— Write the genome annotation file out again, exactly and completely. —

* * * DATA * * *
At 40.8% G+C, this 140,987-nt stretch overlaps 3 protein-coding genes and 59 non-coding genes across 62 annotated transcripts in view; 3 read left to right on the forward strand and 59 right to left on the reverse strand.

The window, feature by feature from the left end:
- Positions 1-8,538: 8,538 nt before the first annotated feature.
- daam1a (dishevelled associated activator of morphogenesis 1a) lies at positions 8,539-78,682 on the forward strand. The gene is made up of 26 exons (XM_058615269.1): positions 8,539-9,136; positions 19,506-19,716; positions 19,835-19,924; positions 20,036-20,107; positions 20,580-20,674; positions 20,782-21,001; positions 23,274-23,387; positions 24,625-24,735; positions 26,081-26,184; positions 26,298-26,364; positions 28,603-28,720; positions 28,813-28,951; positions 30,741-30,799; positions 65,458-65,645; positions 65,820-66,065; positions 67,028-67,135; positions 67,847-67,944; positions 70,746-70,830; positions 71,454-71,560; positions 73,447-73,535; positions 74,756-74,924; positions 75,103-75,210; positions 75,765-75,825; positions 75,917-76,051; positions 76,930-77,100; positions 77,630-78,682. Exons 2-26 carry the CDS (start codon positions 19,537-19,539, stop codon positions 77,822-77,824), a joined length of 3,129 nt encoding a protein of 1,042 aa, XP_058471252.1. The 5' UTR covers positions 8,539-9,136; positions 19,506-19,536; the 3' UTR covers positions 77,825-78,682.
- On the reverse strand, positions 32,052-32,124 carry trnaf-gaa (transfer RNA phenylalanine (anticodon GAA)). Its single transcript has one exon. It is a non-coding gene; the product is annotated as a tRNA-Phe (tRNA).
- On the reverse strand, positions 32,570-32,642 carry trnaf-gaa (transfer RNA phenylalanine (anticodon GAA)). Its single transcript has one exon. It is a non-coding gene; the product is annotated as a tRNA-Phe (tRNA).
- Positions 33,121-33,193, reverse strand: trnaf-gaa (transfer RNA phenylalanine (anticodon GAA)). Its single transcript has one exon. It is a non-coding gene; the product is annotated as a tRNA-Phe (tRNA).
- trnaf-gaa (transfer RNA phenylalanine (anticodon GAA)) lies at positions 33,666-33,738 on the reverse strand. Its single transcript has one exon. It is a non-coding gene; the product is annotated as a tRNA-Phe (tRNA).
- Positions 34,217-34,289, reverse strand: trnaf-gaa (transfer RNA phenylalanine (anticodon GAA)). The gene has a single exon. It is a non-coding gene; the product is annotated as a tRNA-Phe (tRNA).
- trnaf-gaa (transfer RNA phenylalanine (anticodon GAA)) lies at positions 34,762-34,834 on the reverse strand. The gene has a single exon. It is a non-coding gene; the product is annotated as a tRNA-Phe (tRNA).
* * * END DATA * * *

At 40.8% G+C, this 140,987-nt stretch overlaps 3 protein-coding genes and 59 non-coding genes across 62 annotated transcripts in view; 3 read left to right on the forward strand and 59 right to left on the reverse strand.

The window, feature by feature from the left end:
- Positions 1-8,538: 8,538 nt before the first annotated feature.
- daam1a (dishevelled associated activator of morphogenesis 1a) lies at positions 8,539-78,682 on the forward strand. The gene is made up of 26 exons (XM_058615269.1): positions 8,539-9,136; positions 19,506-19,716; positions 19,835-19,924; positions 20,036-20,107; positions 20,580-20,674; positions 20,782-21,001; positions 23,274-23,387; positions 24,625-24,735; positions 26,081-26,184; positions 26,298-26,364; positions 28,603-28,720; positions 28,813-28,951; positions 30,741-30,799; positions 65,458-65,645; positions 65,820-66,065; positions 67,028-67,135; positions 67,847-67,944; positions 70,746-70,830; positions 71,454-71,560; positions 73,447-73,535; positions 74,756-74,924; positions 75,103-75,210; positions 75,765-75,825; positions 75,917-76,051; positions 76,930-77,100; positions 77,630-78,682. Exons 2-26 carry the CDS (start codon positions 19,537-19,539, stop codon positions 77,822-77,824), a joined length of 3,129 nt encoding a protein of 1,042 aa, XP_058471252.1. The 5' UTR covers positions 8,539-9,136; positions 19,506-19,536; the 3' UTR covers positions 77,825-78,682.
- On the reverse strand, positions 32,052-32,124 carry trnaf-gaa (transfer RNA phenylalanine (anticodon GAA)). Its single transcript has one exon. It is a non-coding gene; the product is annotated as a tRNA-Phe (tRNA).
- On the reverse strand, positions 32,570-32,642 carry trnaf-gaa (transfer RNA phenylalanine (anticodon GAA)). Its single transcript has one exon. It is a non-coding gene; the product is annotated as a tRNA-Phe (tRNA).
- Positions 33,121-33,193, reverse strand: trnaf-gaa (transfer RNA phenylalanine (anticodon GAA)). Its single transcript has one exon. It is a non-coding gene; the product is annotated as a tRNA-Phe (tRNA).
- trnaf-gaa (transfer RNA phenylalanine (anticodon GAA)) lies at positions 33,666-33,738 on the reverse strand. Its single transcript has one exon. It is a non-coding gene; the product is annotated as a tRNA-Phe (tRNA).
- Positions 34,217-34,289, reverse strand: trnaf-gaa (transfer RNA phenylalanine (anticodon GAA)). The gene has a single exon. It is a non-coding gene; the product is annotated as a tRNA-Phe (tRNA).
- trnaf-gaa (transfer RNA phenylalanine (anticodon GAA)) lies at positions 34,762-34,834 on the reverse strand. The gene has a single exon. It is a non-coding gene; the product is annotated as a tRNA-Phe (tRNA).